• On the couch right now are Put ’em Up, Preserving with Pamona’s, Well Preserved and both of your books. I pick strawberries and Dad’s out of home canned jam! This book sounds stuffed full of inspiration!

  • My friend’s copy of Company’s Coming Preserve cookbook is a huge inspiration especially now that I have my own garden to preserve from.

  • Since its strawberry season I have been jamming and freezing and making everything I can think of.

  • Ohhh! I want this!

    Vegetarian cooking for everyone, is the cookbook most inspiring me lately. I love how simple the recipes pretend to be and then the results just shine! Makes me love cooking again. Having hungry toddler and baby crying for food while cooking certainly removed the joy of it for a long while.

  • Thanks for your honest review! My source lately has been America’s Test Kitchen. I am awaiting the berries to come in to start canning jam….

  • I am reading the Art of Fermentation as well and I have to say I am finding it quite inspiring. I wasn’t even that interested in fermentation before but now I can’t wait for the cabbage and the veggies to come in at the farmer’s market so I can give it a whirl. And every recipe you mentioned in this review sounds enticing…I’m definitely going to check this book out. Thanks.

  • I’ve been leafing through Nigel Slater’s kitchen diaries a lot lately, and looking at the Food52 (not)recipes app. It’s casual, just a few sentences and loose measurements recipes that are inspiring me right now.

  • My source right now is garden. I’m starting to harvest more and more and that is what is inspiring meals around here! I need to pull out Simply in Season again as it is so great for the different seasons!

  • I’m inspired by using herbs in every possible thing right now. The newest addition to my cookbook collection is “Wild Drinks and Cocktails” by Emily Han and it’s so wonderful.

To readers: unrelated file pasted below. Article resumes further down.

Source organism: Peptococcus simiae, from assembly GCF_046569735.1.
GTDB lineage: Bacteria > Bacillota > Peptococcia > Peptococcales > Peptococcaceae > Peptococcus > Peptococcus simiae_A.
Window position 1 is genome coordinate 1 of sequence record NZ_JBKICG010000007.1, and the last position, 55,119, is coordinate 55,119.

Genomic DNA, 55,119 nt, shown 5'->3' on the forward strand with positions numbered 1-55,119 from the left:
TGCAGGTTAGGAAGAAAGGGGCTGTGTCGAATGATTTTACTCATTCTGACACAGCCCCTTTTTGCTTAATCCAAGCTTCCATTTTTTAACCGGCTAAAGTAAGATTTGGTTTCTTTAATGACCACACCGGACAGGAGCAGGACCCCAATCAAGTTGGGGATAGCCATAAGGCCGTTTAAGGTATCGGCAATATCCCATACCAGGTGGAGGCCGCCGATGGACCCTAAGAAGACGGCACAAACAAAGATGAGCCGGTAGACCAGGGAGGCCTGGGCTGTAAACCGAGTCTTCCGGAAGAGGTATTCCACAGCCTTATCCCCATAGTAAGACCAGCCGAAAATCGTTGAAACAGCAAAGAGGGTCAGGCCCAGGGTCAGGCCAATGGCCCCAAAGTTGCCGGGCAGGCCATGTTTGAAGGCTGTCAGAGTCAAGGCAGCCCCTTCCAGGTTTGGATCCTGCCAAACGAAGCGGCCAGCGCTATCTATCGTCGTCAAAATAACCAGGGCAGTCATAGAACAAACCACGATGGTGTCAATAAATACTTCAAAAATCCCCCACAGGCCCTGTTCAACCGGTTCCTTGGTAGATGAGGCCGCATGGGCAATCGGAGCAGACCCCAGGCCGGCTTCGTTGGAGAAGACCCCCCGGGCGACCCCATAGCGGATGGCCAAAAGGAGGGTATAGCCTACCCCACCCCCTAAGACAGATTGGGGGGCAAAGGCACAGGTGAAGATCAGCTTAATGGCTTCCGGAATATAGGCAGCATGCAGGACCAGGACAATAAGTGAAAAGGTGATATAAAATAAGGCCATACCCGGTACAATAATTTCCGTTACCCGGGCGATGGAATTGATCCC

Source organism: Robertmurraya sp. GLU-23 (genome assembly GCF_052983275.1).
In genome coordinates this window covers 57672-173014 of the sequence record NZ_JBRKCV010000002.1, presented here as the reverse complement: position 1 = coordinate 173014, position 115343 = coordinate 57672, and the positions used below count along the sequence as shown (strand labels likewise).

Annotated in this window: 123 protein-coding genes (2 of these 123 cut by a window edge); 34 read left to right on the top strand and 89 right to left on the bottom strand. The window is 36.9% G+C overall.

• I’m most likely to look thru my own collection of cookbooks for inspiration. A favorite is Notes from a Country Kitchen by Jocasta Innes. It dates back to 1979 but has chapters on brewing, baking, preserving, cheesemaking and all those other back-to-the-land skills that are coming back into vogue yet again.

  • My all-time favorite recipes have always been from Southern Living. I’ve made (& remade) more of their recipes than from any other source.

  • Right now it’s Food in Jars, specifically the cherry butter recipe as I have loads of cherries to put up! This looks like an amazing book for more inspiration.

    Her plant based recipes and flavor profiles are a good fit with my CSA at the moment.

  • Mes Confitures, by Christine Ferber, when I’m up for a multi-day project; Preserving by the Pint when I want to get something put up quickly, and NW Edible Life’s chart of flavor combinations when I’m feeling creative. Right at the moment I’m trying to remember the proportions of a cherry-blueberry jam I made last summer.

  • My garden and all of its herbs and veggies are inspiring me, I can’t wait for the season ahead! This cookbook looks lovely, thank you for highlighting it!k

  • Now that the summer vegetables are starting to roll in, I’ve been returning to the book from which I first learned to cook 20 years ago: Marcella Hazan’s Essentials of Classic Italian Cooking. Love the vegetable recipes in this book.

  • It’s quite common in books from other countries to not have as many how-to directions. I’ve found that in knitting and crocheting books as well; they expect the readers to already be familiar with the basics.

    I get a lot of inspiration from I love J. Kenji López-Alt’s nerdy and enthusiastic science approach with results that taste fabulous.

  • Since berries are ripe and ready I have been making jams and jellies. I have been using some different ideas and cookbooks from the local library, including your food in jars that I am reading right now.

  • Blogs and Pinterest are my main sources of inspiration. The photos are always so enticing and inspire me to try new things.

  • As others have said, the Art of Fermentation (again), I can open to any page and find something. Oh, and Naturally Sweet Food in Jars, just picked up a copy!

  • This time of year, I like to turn to Deborah Madison’s Vegetable Literacy for her light but creative touch with summer produce.

  • It’s actually been this website! I just made the zucchini fridge pickles (with some modifications), mint simple syrup, rhubarb orange butter and rhubarb rosemary jam.

  • Aside from you, it’s been the mexicoinmykitchen blog. You both have the feature, that you can search for recipes by ingredient. It helps so much this time of year when the garden starts and the rest of the year when you’re using up your canned and frozen items. She also inspired me to start making my own fresh cheese!

  • This book sounds like great inspiration. And who needs direction? We just go to your blog if we need help!